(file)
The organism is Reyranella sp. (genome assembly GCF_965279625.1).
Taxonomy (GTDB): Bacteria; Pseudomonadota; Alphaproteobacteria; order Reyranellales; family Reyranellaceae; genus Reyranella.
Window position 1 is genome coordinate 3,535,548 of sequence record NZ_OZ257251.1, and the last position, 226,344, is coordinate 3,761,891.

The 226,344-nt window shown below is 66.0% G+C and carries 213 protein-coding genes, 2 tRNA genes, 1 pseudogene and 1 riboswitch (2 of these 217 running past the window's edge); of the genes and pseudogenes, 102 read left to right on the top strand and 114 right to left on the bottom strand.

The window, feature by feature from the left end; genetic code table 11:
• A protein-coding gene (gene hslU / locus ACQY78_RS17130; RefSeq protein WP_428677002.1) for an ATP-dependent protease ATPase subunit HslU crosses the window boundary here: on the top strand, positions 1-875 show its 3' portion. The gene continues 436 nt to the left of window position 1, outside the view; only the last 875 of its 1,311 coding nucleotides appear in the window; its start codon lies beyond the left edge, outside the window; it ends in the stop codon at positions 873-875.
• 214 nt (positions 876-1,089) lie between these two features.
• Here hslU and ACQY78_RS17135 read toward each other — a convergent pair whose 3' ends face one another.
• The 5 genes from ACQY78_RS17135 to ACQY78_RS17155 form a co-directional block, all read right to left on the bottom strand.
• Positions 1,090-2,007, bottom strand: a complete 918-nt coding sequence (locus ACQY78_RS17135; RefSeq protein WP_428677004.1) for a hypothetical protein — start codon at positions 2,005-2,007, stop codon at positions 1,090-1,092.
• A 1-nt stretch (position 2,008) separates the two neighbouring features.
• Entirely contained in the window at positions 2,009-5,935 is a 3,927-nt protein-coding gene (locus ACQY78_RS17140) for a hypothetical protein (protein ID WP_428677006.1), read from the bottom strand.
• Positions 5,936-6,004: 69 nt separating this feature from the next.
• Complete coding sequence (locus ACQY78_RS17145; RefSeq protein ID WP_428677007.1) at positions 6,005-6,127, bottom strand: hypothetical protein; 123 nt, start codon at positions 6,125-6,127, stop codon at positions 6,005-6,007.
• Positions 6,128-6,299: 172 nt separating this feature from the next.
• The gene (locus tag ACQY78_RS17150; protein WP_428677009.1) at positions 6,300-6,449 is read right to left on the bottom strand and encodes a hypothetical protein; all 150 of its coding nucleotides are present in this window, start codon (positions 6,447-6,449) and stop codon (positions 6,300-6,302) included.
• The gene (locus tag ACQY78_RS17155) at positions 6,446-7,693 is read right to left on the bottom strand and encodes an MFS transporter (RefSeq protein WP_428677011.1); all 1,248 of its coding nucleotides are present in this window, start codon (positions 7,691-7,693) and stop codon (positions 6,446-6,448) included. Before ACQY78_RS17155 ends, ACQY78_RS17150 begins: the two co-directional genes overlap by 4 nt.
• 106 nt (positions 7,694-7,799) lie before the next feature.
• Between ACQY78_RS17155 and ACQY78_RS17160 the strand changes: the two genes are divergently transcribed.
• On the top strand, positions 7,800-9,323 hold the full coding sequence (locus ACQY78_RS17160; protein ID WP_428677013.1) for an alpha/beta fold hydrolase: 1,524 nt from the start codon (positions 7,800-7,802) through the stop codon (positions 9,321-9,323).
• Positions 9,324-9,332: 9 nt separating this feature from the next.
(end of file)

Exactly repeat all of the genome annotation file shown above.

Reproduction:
The organism is Reyranella sp. (genome assembly GCF_965279625.1).
Taxonomy (GTDB): Bacteria; Pseudomonadota; Alphaproteobacteria; order Reyranellales; family Reyranellaceae; genus Reyranella.
Window position 1 is genome coordinate 3,535,548 of sequence record NZ_OZ257251.1, and the last position, 226,344, is coordinate 3,761,891.

The 226,344-nt window shown below is 66.0% G+C and carries 213 protein-coding genes, 2 tRNA genes, 1 pseudogene and 1 riboswitch (2 of these 217 running past the window's edge); of the genes and pseudogenes, 102 read left to right on the top strand and 114 right to left on the bottom strand.

The window, feature by feature from the left end; genetic code table 11:
• A protein-coding gene (gene hslU / locus ACQY78_RS17130; RefSeq protein WP_428677002.1) for an ATP-dependent protease ATPase subunit HslU crosses the window boundary here: on the top strand, positions 1-875 show its 3' portion. The gene continues 436 nt to the left of window position 1, outside the view; only the last 875 of its 1,311 coding nucleotides appear in the window; its start codon lies beyond the left edge, outside the window; it ends in the stop codon at positions 873-875.
• 214 nt (positions 876-1,089) lie between these two features.
• Here hslU and ACQY78_RS17135 read toward each other — a convergent pair whose 3' ends face one another.
• The 5 genes from ACQY78_RS17135 to ACQY78_RS17155 form a co-directional block, all read right to left on the bottom strand.
• Positions 1,090-2,007, bottom strand: a complete 918-nt coding sequence (locus ACQY78_RS17135; RefSeq protein WP_428677004.1) for a hypothetical protein — start codon at positions 2,005-2,007, stop codon at positions 1,090-1,092.
• A 1-nt stretch (position 2,008) separates the two neighbouring features.
• Entirely contained in the window at positions 2,009-5,935 is a 3,927-nt protein-coding gene (locus ACQY78_RS17140) for a hypothetical protein (protein ID WP_428677006.1), read from the bottom strand.
• Positions 5,936-6,004: 69 nt separating this feature from the next.
• Complete coding sequence (locus ACQY78_RS17145; RefSeq protein ID WP_428677007.1) at positions 6,005-6,127, bottom strand: hypothetical protein; 123 nt, start codon at positions 6,125-6,127, stop codon at positions 6,005-6,007.
• Positions 6,128-6,299: 172 nt separating this feature from the next.
• The gene (locus tag ACQY78_RS17150; protein WP_428677009.1) at positions 6,300-6,449 is read right to left on the bottom strand and encodes a hypothetical protein; all 150 of its coding nucleotides are present in this window, start codon (positions 6,447-6,449) and stop codon (positions 6,300-6,302) included.
• The gene (locus tag ACQY78_RS17155) at positions 6,446-7,693 is read right to left on the bottom strand and encodes an MFS transporter (RefSeq protein WP_428677011.1); all 1,248 of its coding nucleotides are present in this window, start codon (positions 7,691-7,693) and stop codon (positions 6,446-6,448) included. Before ACQY78_RS17155 ends, ACQY78_RS17150 begins: the two co-directional genes overlap by 4 nt.
• 106 nt (positions 7,694-7,799) lie before the next feature.
• Between ACQY78_RS17155 and ACQY78_RS17160 the strand changes: the two genes are divergently transcribed.
• On the top strand, positions 7,800-9,323 hold the full coding sequence (locus ACQY78_RS17160; protein ID WP_428677013.1) for an alpha/beta fold hydrolase: 1,524 nt from the start codon (positions 7,800-7,802) through the stop codon (positions 9,321-9,323).
• Positions 9,324-9,332: 9 nt separating this feature from the next.